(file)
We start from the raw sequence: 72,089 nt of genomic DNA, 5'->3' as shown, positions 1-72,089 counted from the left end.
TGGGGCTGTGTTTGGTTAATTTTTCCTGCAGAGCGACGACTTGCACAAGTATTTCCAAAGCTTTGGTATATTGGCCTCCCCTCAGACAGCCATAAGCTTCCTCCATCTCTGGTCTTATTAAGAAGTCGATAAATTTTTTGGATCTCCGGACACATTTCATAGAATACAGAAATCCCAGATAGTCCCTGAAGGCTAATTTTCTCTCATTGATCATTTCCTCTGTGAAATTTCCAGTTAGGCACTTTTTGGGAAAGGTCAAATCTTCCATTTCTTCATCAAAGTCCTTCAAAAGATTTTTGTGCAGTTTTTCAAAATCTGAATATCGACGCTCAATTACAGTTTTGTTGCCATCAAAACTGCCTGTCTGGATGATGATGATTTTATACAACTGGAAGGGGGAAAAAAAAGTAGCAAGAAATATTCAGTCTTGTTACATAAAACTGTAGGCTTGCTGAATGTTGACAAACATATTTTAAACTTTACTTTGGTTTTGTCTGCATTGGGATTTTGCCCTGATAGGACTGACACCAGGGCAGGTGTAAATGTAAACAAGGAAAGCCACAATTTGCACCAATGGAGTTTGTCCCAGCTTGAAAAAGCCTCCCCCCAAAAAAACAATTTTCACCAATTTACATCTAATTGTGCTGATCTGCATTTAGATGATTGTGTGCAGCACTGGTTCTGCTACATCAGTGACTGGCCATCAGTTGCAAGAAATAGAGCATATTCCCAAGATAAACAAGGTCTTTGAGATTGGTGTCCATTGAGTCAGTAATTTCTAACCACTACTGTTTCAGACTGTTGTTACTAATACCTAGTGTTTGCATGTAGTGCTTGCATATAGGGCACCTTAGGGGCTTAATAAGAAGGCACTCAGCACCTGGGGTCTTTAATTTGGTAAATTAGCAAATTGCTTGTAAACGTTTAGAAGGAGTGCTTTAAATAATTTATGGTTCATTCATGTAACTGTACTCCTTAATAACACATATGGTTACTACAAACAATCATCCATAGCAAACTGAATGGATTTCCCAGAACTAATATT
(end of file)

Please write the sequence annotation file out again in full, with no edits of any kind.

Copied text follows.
We start from the raw sequence: 72,089 nt of genomic DNA, 5'->3' as shown, positions 1-72,089 counted from the left end.
TGGGGCTGTGTTTGGTTAATTTTTCCTGCAGAGCGACGACTTGCACAAGTATTTCCAAAGCTTTGGTATATTGGCCTCCCCTCAGACAGCCATAAGCTTCCTCCATCTCTGGTCTTATTAAGAAGTCGATAAATTTTTTGGATCTCCGGACACATTTCATAGAATACAGAAATCCCAGATAGTCCCTGAAGGCTAATTTTCTCTCATTGATCATTTCCTCTGTGAAATTTCCAGTTAGGCACTTTTTGGGAAAGGTCAAATCTTCCATTTCTTCATCAAAGTCCTTCAAAAGATTTTTGTGCAGTTTTTCAAAATCTGAATATCGACGCTCAATTACAGTTTTGTTGCCATCAAAACTGCCTGTCTGGATGATGATGATTTTATACAACTGGAAGGGGGAAAAAAAAGTAGCAAGAAATATTCAGTCTTGTTACATAAAACTGTAGGCTTGCTGAATGTTGACAAACATATTTTAAACTTTACTTTGGTTTTGTCTGCATTGGGATTTTGCCCTGATAGGACTGACACCAGGGCAGGTGTAAATGTAAACAAGGAAAGCCACAATTTGCACCAATGGAGTTTGTCCCAGCTTGAAAAAGCCTCCCCCCAAAAAAACAATTTTCACCAATTTACATCTAATTGTGCTGATCTGCATTTAGATGATTGTGTGCAGCACTGGTTCTGCTACATCAGTGACTGGCCATCAGTTGCAAGAAATAGAGCATATTCCCAAGATAAACAAGGTCTTTGAGATTGGTGTCCATTGAGTCAGTAATTTCTAACCACTACTGTTTCAGACTGTTGTTACTAATACCTAGTGTTTGCATGTAGTGCTTGCATATAGGGCACCTTAGGGGCTTAATAAGAAGGCACTCAGCACCTGGGGTCTTTAATTTGGTAAATTAGCAAATTGCTTGTAAACGTTTAGAAGGAGTGCTTTAAATAATTTATGGTTCATTCATGTAACTGTACTCCTTAATAACACATATGGTTACTACAAACAATCATCCATAGCAAACTGAATGGATTTCCCAGAACTAATATT